Fort Pierce OKs utility increases to help relocate aging wastewater plant off lagoon
FORT PIERCE— Fort Pierce Utilities Authority is turning to its customers to help move its aging wastewater treatment plant off the Indian River Lagoon.
In 3-2 votes Monday, the City Commission approved 10% increases for water and sewer rates in July and October.
"This is one of the biggest things we've ever done, and it's cause for celebration," Mayor Linda Hudson said. "But it also is going to bring some pain."
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The commission also OK'd increases for electric and gas rates — 5% in July and 4.5% in October — to help fund installing smart meters and expand gas services.
Commissioners Arnold Gaines and Curtis Johnson Jr. — both representing District 1, largely the northwestern sector of the city — voted against all rate increases.
The FPUA board approved the rate hikes May 3.
An average FPUA customer — using 6,000 gallons of water, 1,000 kilowatt-hours of electricity and 1,300 cubic feet of natural gas monthly — would pay an extra $12.17 in July and another $12.97 in October.
The water and sewer increases alone are expected to generate about $7 million annually with half, or $3.5 million, allocated towards relocating the 62-year-old plant from Hutchinson Island to the Treasure Coast Energy Center on Glades Cut-Off Road, according to FPUA Director Javier Cisneros.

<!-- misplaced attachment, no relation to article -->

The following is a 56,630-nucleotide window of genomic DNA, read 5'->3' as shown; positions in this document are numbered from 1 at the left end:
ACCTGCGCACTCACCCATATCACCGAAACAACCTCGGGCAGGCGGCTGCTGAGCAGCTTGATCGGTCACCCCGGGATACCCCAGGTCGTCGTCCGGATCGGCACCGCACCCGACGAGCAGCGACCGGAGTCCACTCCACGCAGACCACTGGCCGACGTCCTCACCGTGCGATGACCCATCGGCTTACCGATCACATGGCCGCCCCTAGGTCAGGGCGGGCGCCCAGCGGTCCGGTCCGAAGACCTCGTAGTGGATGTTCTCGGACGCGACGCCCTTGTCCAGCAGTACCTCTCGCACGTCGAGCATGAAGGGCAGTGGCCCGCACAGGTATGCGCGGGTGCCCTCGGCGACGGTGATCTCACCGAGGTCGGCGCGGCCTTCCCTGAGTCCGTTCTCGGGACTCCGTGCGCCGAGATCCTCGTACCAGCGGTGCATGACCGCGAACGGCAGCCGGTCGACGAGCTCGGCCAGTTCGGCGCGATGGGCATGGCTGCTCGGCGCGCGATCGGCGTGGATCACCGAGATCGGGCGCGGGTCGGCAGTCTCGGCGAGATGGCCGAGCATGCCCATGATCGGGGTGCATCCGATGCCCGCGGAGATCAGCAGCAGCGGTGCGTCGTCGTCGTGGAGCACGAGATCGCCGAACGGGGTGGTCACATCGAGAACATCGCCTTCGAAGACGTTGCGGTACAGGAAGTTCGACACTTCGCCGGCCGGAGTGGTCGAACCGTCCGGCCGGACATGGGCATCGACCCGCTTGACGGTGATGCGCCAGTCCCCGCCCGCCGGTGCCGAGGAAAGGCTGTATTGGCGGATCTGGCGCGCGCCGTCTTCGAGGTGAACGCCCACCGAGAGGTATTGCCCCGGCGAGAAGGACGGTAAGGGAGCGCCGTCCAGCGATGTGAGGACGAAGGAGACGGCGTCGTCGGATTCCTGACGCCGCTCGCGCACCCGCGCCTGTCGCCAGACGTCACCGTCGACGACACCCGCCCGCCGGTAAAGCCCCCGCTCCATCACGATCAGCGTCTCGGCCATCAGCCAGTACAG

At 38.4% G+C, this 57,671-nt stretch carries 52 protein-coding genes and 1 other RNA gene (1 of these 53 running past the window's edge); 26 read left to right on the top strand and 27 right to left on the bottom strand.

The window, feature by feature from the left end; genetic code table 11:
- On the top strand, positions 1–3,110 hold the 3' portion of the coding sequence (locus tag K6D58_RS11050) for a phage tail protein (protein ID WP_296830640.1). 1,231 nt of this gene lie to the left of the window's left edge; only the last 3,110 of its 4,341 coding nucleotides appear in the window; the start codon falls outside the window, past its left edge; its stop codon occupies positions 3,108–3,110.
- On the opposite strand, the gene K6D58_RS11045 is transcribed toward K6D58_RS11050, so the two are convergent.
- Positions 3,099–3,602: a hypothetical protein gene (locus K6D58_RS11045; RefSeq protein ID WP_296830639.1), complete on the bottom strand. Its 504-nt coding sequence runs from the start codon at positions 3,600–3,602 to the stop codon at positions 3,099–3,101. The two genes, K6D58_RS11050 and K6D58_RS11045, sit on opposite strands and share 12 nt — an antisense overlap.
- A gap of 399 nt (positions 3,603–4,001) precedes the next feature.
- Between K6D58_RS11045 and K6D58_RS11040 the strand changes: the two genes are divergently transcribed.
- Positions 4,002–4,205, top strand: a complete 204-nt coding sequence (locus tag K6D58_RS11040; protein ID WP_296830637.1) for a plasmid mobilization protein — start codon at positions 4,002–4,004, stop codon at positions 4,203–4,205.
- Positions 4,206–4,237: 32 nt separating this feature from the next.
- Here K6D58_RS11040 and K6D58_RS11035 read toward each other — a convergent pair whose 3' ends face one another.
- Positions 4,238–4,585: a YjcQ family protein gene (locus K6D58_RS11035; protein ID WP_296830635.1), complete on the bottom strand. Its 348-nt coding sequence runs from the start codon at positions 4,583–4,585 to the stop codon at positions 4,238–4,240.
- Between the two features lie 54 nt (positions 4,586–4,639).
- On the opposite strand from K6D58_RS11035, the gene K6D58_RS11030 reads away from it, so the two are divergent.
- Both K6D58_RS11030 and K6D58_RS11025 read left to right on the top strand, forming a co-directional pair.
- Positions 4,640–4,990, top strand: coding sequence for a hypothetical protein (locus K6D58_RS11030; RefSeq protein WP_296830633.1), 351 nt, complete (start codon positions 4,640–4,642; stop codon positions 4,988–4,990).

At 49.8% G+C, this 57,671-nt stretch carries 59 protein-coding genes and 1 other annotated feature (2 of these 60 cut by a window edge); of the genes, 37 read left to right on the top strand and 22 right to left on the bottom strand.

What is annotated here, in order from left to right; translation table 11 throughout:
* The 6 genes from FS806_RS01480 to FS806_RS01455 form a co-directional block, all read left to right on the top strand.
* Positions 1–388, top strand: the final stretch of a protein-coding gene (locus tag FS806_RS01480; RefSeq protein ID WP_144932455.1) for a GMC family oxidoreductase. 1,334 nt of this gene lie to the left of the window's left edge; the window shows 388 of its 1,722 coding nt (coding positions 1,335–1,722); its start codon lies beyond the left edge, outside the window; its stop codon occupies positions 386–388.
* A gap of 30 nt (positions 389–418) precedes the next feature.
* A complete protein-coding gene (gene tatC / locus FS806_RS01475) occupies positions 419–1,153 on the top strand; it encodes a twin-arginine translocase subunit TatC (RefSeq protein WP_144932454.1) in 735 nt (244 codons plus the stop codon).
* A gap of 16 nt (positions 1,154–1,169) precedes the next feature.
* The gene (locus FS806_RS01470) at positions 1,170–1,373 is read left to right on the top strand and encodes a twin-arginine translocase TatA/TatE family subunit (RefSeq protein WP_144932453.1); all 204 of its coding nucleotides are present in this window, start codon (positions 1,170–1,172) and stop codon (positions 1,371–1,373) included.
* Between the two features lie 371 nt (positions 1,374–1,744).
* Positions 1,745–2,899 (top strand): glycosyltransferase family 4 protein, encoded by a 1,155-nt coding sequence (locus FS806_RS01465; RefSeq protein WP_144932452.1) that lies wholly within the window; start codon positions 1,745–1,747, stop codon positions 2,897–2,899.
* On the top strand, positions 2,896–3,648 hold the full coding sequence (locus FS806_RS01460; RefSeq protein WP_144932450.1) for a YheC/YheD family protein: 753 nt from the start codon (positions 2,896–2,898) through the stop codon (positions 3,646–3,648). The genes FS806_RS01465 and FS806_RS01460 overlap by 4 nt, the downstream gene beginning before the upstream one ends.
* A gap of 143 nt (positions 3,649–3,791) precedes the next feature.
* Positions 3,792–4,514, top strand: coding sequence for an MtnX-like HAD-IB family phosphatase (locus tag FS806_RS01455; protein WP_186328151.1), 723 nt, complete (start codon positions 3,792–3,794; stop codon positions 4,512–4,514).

The increases are necessary to demonstrate to potential lenders that FPUA can borrow money for the plant relocation, Cisneros said.
And while the utilities authority is seeking state grants to help lower the cost of the multi-million-dollar project, Gaines and Johnson Jr. — who agree with their fellow commissioners that moving the plant is needed — expressed concerns about raising rates before knowing how much money the city could receive.
"I don’t take this lightly. I’ve agonized over this quite a bit," Johnson Jr. said. "... I wish we would have done this a little bit differently, gotten some of those grants upfront so we can know exactly what we're working with."
If FPUA gets grants, rates potentially could drop, Cisneros said.
"Expansion also is a great opportunity for us to maintain lower rates," he added.
Environmental concerns and the hope of future economic development driven the city for decades to move the plant. Pressure also is mounting from regulators such as the Florida Department of Environmental Protection.
FPUA already has spent more than $26 million on the ambitious relocation plan, which could begin in January and be completed by the end of 2024.
FPUA expects to have a total project cost estimate once design plans are 60% done.
Olivia McKelvey is TCPalm's watchdog reporter for St. Lucie County. You can reach her at email@example.com, 772-521-4380 and on Twitter @olivia_mckelvey.